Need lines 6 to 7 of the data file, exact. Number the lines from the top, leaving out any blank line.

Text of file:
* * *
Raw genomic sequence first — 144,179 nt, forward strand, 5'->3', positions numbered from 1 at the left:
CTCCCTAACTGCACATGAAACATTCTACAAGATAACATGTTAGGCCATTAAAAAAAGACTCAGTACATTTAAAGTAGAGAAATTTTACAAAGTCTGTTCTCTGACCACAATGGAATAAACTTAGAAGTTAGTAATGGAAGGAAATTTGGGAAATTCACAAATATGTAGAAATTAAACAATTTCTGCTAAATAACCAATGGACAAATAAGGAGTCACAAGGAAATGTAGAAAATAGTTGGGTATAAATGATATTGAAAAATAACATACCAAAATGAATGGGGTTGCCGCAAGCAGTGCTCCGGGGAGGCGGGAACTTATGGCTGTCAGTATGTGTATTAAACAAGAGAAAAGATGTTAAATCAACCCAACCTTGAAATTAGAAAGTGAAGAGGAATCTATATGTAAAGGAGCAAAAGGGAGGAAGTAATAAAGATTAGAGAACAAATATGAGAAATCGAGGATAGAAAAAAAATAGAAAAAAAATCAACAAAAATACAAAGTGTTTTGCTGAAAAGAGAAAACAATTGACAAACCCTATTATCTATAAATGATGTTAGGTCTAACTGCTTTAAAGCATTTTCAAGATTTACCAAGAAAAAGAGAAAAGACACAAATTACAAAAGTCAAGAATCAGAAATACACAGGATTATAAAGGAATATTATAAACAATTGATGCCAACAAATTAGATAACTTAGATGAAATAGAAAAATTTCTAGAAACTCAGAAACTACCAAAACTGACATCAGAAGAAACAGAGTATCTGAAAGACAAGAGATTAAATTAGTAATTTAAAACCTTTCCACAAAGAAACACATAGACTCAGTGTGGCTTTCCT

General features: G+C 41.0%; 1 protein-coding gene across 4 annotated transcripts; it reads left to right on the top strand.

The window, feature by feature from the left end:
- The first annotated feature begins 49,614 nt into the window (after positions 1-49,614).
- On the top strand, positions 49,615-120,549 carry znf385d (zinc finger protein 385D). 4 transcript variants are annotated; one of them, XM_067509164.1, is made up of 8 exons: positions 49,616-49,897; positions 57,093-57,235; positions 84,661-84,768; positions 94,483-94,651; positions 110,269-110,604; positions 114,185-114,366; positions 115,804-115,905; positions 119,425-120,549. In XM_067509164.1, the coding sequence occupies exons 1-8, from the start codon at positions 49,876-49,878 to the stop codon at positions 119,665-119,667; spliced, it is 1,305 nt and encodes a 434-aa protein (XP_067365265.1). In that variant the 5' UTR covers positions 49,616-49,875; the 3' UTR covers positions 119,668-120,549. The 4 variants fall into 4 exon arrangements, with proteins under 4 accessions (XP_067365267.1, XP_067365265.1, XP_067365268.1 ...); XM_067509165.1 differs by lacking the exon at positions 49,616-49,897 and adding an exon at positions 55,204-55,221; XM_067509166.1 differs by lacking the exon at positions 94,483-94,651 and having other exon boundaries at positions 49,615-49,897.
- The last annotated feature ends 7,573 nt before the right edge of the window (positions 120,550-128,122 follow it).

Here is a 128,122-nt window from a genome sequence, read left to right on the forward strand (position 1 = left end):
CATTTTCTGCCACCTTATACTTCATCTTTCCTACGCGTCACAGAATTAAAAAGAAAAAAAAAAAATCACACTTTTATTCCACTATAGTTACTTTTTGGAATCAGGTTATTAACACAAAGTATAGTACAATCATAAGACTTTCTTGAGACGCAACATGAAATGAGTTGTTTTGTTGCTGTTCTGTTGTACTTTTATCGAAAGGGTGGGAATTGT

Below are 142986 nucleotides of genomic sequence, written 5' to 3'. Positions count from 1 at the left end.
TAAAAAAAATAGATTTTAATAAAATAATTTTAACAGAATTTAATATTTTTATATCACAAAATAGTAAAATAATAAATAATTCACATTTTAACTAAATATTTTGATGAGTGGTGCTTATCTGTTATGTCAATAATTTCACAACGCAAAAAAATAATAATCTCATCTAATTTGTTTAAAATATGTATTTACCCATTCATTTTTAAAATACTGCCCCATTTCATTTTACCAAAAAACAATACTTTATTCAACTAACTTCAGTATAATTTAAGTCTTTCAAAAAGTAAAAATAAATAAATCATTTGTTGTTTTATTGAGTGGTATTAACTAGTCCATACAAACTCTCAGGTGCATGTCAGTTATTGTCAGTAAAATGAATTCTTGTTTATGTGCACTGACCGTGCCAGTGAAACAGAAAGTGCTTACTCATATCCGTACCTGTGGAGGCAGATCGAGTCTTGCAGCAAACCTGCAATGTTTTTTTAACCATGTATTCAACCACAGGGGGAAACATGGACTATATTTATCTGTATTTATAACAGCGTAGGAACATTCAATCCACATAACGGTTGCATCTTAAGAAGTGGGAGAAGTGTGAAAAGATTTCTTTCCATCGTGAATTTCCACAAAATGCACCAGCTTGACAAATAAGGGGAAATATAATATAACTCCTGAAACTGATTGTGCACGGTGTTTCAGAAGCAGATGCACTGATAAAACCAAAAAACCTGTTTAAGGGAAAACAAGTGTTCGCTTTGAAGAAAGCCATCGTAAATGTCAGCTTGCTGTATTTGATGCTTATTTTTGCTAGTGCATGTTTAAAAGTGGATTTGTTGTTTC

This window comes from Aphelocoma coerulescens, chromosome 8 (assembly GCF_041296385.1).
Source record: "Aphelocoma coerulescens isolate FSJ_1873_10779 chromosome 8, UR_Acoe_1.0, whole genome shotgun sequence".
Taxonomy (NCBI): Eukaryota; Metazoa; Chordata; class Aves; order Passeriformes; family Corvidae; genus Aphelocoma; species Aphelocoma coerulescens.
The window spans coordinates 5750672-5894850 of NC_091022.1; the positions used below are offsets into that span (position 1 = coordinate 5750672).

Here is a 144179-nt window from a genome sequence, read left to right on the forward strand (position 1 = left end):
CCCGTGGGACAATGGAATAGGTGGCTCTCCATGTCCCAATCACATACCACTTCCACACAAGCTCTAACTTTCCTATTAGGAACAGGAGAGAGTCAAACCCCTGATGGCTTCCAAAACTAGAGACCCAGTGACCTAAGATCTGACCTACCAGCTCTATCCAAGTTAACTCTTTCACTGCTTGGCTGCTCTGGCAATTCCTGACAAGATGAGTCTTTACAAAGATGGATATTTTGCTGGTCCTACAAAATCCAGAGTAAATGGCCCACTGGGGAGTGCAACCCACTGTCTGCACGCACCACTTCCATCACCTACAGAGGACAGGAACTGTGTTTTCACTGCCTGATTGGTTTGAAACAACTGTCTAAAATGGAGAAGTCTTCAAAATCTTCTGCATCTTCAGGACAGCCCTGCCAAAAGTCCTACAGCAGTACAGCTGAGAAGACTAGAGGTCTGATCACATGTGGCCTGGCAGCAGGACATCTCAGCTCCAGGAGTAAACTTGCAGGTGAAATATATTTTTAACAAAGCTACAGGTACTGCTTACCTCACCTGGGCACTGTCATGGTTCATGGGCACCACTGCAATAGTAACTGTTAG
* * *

- On the top strand, positions 49,615-120,549 carry znf385d (zinc finger protein 385D). 4 transcript variants are annotated; one of them, XM_067509164.1, is made up of 8 exons: positions 49,616-49,897; positions 57,093-57,235; positions 84,661-84,768; positions 94,483-94,651; positions 110,269-110,604; positions 114,185-114,366; positions 115,804-115,905; positions 119,425-120,549. In XM_067509164.1, the coding sequence occupies exons 1-8, from the start codon at positions 49,876-49,878 to the stop codon at positions 119,665-119,667; spliced, it is 1,305 nt and encodes a 434-aa protein (XP_067365265.1). In that variant the 5' UTR covers positions 49,616-49,875; the 3' UTR covers positions 119,668-120,549. The 4 variants fall into 4 exon arrangements, with proteins under 4 accessions (XP_067365267.1, XP_067365265.1, XP_067365268.1 ...); XM_067509165.1 differs by lacking the exon at positions 49,616-49,897 and adding an exon at positions 55,204-55,221; XM_067509166.1 differs by lacking the exon at positions 94,483-94,651 and having other exon boundaries at positions 49,615-49,897.
- The last annotated feature ends 7,573 nt before the right edge of the window (positions 120,550-128,122 follow it).